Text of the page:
Memories of D-Day: British civilians witness D-Day

Women watch tanks moving to their embarkation points, near Portchester (The News, Portsmouth - 2887)

Women watch tanks moving to their embarkation points, near Portchester
(The News, Portsmouth - 2887)

Most civilians knew that D-Day (or the Second Front, as it was referred to at the time) would happen soon. They did not know exactly when it would take place, or where the Allied troops would land. Many people saw the troops preparing to leave, or witnessed aircraft flying overhead on their way to Normandy.

Mrs M. J. Cope remembers how D-Day was announced in school:
“ My memories of D-Day are still very vivid although I was only a 12 year old schoolgirl at the time. The school was fortunate in having a radio, which in those days was quite unusual and I remember the whole school filing into the assembly hall, each carrying a chair, and sitting in complete silence while listening to the reports. We later had a chart up in the school hall and plotted the progress of the Allied Armies.”
[Warren Tute Collection, D-Day Museum]

Mrs J. Godsell was half-way through an exam when she heard that D-Day had happened:
“ I was sixteen at the time, a girl Probationer in the General Post Office, and on that day [6 June 1944] sitting the Civil Service Exam. We had a break for lunch and took a walk outside, and there for everyone to see on the placards was ‘Allied forces land in France’ – the big breakthrough at last. We returned to the building, congregating ready to return to the exam, great excitement abounded as we talked of the landing and I said ‘it’s smashing, now the war will soon be over, when one of the girls unknown to me said ‘It is alright for you. My brother has gone over in that lot’. Can you imagine how I felt in my moment of rejoicing that I had forgotten the boys involved. I felt dreadful.”
[Warren Tute Collection, D-Day Museum]

American troops at a roadside halt, somewhere in southern England (The News, Portsmouth - 2960)

American troops at a roadside halt, somewhere in southern England
(The News, Portsmouth - 2960)

Although only a boy, Mr Thomas R. Hiett saw the troops at Southampton before they left for D-Day, and then had to bring news of soldiers’ deaths to their families:
“ At the time of the Allied invasion of Europe I was employed as a telegram boy at Southampton, mostly at the Docks Post Office. I was one of the few people allowed free access to the embarkation area at Southampton. I delivered telegrams to ‘C’ Assembly Area HQ at Glen Eyre House, Bassett, Southampton, where I was allowed to walk around whilst waiting for an answer. I saw large rooms covered in maps of the south of England with all the camps and convoy routes shown. On the eve of D-Day, June 4th, I could not find anyone at the naval barracks. Finally one matelot arrived. I said ‘Where are they all gone?’ He said they had embarked. I went home and told my parents to listen to the News next morning. I got up the next day: nothing. Unknown to me they were still lying in the Solent due to the 24 hour postponement [due to bad weather]. On June 6 the town was deserted and I was on a district round. The distant rumble of guns could be heard in Southampton. At 11 a.m. I had the first death telegram. The lady came to the door. She was horrified. I muttered ‘No answer’ and fled. I could hear the crying all down the road. Good God, how many more?”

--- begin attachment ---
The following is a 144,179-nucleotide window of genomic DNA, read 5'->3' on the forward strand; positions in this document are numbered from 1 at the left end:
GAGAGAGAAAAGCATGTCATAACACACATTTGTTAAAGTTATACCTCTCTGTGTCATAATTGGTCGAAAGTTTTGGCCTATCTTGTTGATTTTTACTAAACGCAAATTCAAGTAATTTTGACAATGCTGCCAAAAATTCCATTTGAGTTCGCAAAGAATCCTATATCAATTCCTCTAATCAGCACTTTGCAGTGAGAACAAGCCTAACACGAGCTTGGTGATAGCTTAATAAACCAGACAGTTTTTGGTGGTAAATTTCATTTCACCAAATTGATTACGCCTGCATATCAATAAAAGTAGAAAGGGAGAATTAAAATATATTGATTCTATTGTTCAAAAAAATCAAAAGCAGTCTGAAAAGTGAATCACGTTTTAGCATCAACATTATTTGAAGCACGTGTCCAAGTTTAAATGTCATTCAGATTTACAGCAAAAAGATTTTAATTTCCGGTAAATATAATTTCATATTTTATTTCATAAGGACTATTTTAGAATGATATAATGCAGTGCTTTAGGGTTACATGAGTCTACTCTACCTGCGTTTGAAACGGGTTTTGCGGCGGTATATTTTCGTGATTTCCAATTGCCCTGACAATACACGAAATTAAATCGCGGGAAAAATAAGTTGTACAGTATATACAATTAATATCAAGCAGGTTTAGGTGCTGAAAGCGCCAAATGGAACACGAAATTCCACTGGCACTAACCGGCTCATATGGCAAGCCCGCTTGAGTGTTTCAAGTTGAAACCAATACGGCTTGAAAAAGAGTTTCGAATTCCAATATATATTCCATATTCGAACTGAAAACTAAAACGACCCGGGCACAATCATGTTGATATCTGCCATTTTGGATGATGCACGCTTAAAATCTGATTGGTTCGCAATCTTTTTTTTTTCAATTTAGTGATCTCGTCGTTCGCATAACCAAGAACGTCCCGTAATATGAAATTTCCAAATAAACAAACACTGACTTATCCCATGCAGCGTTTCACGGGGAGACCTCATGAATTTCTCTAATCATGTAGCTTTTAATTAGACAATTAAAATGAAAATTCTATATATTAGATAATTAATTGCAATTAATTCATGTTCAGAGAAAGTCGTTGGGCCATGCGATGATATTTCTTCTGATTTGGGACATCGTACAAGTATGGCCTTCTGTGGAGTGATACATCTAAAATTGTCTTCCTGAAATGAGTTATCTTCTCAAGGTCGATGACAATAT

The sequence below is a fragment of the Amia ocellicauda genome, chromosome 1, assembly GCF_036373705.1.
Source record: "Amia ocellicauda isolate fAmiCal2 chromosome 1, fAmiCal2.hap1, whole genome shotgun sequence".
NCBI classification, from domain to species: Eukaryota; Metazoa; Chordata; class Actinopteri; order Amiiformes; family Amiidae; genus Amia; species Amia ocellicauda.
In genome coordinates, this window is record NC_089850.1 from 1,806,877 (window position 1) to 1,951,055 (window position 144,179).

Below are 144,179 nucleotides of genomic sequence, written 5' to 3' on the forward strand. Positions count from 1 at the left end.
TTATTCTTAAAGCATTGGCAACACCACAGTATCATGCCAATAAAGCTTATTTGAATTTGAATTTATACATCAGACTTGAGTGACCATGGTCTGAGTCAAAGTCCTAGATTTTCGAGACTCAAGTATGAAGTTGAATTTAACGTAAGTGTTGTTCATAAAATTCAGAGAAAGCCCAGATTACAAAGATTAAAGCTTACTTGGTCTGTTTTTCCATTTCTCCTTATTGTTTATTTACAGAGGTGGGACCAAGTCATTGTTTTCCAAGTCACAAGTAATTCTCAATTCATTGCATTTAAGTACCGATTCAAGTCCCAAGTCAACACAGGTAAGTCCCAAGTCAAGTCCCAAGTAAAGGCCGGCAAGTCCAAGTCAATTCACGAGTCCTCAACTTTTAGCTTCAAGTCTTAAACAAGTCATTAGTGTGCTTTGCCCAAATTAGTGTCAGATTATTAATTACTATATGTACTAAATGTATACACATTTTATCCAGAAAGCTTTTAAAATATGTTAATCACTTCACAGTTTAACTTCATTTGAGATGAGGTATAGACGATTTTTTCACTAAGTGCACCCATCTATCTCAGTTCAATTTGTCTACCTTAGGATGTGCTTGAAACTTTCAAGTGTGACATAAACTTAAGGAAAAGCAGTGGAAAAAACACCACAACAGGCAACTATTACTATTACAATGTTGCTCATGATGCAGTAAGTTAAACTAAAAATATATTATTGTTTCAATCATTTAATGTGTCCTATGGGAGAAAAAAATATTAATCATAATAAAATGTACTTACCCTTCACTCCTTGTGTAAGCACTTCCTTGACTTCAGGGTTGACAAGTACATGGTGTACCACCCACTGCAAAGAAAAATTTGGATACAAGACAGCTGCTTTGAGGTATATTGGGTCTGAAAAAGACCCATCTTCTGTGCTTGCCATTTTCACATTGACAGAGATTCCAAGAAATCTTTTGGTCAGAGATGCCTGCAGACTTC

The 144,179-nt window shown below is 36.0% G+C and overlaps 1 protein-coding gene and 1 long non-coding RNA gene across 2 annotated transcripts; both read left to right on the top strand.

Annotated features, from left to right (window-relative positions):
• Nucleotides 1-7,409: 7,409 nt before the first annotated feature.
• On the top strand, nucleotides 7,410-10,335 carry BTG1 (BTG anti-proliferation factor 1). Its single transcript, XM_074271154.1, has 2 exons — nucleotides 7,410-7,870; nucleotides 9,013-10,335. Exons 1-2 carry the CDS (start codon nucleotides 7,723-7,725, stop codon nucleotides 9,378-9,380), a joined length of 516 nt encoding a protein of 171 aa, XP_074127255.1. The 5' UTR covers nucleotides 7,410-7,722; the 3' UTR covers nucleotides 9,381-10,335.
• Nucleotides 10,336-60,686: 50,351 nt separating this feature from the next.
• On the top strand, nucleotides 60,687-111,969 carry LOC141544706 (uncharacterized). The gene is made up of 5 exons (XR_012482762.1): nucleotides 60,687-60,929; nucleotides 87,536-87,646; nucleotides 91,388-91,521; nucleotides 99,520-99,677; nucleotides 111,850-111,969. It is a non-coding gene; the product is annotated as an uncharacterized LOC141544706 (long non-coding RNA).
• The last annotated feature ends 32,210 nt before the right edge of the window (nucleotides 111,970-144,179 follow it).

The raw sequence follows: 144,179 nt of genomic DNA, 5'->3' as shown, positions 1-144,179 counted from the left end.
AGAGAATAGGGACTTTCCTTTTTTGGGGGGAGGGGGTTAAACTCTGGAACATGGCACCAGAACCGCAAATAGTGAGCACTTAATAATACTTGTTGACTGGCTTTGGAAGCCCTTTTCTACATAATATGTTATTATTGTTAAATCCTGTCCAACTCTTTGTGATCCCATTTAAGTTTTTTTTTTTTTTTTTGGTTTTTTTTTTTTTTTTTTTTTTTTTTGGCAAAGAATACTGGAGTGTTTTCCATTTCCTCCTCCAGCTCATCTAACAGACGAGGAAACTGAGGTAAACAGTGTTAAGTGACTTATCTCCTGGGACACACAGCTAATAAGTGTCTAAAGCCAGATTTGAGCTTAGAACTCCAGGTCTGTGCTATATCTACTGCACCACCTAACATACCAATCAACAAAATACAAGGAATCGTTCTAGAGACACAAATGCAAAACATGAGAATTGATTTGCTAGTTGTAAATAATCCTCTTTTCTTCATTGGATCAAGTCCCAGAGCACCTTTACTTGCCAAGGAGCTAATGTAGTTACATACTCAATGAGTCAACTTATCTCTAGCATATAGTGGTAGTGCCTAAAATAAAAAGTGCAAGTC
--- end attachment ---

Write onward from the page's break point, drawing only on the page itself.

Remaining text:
[Warren Tute Collection, D-Day Museum]

Mrs Nellie Nowlan was working for the war effort when she saw the troops on their way to Normandy:
“ I remember D-Day, 6th June, very well. I was 18 and working in Plesseys’ Underground Tunnel at Redbridge, Wanstead, making Spitfire vacuum pumps. I was walking to the top of the road towards East Ham High Street to get my 101 bus from Woolwich when I heard such a noise and thundering. I reached the High Street and thousands of lorries and tanks loaded with soldiers were making their way to Woolwich and waving their hands. Mrs Larkins from Larkins’ sweet shop was throwing them packets of cigarettes and chocolate and peanuts. They were catching them and saying ‘thank you darling’. The older people were standing by the curb crying and saying ‘Good luck boys, God bless you’. I walked across the road to get my bus. They all gave me the wolf whistle. I smiled and waved my hand. Needless to say, I was crying too.”
[Warren Tute Collection, D-Day Museum]

Policemen checking civilians’ identity cards as part of the security clampdown before D-Day (The News, Portsmouth - 2823)

Policemen checking civilians’ identity cards as part of the security clampdown before D-Day
(The News, Portsmouth - 2823)

Mrs Margaret L. Smith was a young girl, and only half understood what was happening, but the seriousness of the events was soon brought home to her: